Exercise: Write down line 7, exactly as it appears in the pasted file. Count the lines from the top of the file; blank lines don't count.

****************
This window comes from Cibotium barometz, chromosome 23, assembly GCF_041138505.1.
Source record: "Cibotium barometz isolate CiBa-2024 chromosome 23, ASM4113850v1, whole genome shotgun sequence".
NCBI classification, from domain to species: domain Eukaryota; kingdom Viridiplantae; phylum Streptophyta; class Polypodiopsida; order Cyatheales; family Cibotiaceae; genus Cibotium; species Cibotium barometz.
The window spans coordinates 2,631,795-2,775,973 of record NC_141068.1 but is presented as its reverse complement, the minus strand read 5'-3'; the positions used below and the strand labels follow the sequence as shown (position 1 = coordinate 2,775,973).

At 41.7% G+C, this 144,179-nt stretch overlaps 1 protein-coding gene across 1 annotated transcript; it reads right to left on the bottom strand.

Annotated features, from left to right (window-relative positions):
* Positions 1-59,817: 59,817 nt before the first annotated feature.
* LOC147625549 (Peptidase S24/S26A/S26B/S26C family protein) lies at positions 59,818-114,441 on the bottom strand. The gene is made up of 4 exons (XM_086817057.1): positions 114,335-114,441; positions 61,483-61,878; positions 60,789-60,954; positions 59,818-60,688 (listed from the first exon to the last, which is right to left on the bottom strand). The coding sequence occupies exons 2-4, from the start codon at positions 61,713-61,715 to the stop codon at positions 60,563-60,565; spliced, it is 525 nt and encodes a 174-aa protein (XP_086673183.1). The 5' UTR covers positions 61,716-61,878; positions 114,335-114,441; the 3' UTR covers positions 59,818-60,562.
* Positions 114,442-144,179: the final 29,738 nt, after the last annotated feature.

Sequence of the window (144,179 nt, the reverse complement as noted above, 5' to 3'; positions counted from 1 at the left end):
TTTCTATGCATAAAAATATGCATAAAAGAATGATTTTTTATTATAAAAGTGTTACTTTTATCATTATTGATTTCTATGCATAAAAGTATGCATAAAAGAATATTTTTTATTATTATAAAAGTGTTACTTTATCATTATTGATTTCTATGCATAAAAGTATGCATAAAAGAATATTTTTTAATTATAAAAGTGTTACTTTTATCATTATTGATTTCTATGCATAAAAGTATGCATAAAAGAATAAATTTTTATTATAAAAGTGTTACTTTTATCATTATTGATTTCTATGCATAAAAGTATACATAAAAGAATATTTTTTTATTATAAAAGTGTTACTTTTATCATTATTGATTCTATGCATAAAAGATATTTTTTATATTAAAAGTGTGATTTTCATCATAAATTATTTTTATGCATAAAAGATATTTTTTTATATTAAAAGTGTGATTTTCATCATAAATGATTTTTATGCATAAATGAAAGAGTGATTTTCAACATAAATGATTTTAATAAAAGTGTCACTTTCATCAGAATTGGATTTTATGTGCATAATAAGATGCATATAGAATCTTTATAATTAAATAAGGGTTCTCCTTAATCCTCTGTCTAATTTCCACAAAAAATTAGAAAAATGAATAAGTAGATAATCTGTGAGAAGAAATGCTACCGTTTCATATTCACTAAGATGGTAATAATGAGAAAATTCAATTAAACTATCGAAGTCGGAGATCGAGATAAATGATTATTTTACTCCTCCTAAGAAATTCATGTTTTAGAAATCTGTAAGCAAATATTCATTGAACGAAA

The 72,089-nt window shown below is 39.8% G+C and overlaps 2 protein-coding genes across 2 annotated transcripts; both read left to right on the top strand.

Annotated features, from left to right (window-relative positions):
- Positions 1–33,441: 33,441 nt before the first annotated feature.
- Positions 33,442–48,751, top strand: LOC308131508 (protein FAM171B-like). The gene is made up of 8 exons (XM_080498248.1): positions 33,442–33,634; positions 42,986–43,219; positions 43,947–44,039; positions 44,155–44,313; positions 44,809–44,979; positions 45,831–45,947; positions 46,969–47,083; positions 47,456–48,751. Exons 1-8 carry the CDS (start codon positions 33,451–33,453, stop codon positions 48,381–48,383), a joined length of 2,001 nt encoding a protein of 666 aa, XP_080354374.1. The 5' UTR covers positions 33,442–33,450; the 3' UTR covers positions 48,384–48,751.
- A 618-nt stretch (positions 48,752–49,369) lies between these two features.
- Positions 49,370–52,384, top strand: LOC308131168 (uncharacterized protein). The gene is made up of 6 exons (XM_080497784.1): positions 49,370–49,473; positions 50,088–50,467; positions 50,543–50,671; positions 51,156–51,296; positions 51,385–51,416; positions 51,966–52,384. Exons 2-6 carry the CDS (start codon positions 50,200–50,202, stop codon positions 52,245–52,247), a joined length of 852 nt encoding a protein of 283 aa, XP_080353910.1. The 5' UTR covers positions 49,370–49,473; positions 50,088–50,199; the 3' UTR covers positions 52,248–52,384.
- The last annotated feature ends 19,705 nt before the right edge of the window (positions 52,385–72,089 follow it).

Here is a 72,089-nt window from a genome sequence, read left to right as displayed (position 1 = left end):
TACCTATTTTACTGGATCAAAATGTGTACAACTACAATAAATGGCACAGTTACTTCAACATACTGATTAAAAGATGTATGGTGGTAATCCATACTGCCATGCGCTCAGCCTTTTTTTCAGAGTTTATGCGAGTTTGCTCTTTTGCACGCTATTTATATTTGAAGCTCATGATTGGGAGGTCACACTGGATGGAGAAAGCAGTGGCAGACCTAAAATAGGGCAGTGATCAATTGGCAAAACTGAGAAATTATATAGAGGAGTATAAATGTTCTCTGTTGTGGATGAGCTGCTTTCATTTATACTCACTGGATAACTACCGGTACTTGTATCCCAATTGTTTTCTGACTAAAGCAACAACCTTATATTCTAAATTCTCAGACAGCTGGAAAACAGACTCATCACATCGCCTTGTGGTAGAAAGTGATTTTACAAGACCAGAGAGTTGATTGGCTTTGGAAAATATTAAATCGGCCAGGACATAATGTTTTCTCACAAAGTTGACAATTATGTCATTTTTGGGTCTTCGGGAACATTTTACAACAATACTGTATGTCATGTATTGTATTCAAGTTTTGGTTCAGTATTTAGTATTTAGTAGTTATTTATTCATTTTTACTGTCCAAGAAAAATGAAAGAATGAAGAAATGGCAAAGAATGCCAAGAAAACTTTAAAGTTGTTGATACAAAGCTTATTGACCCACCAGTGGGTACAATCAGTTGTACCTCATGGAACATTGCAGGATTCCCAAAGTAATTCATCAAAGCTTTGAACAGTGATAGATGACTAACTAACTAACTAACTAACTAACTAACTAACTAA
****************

* Positions 1-59,817: 59,817 nt before the first annotated feature.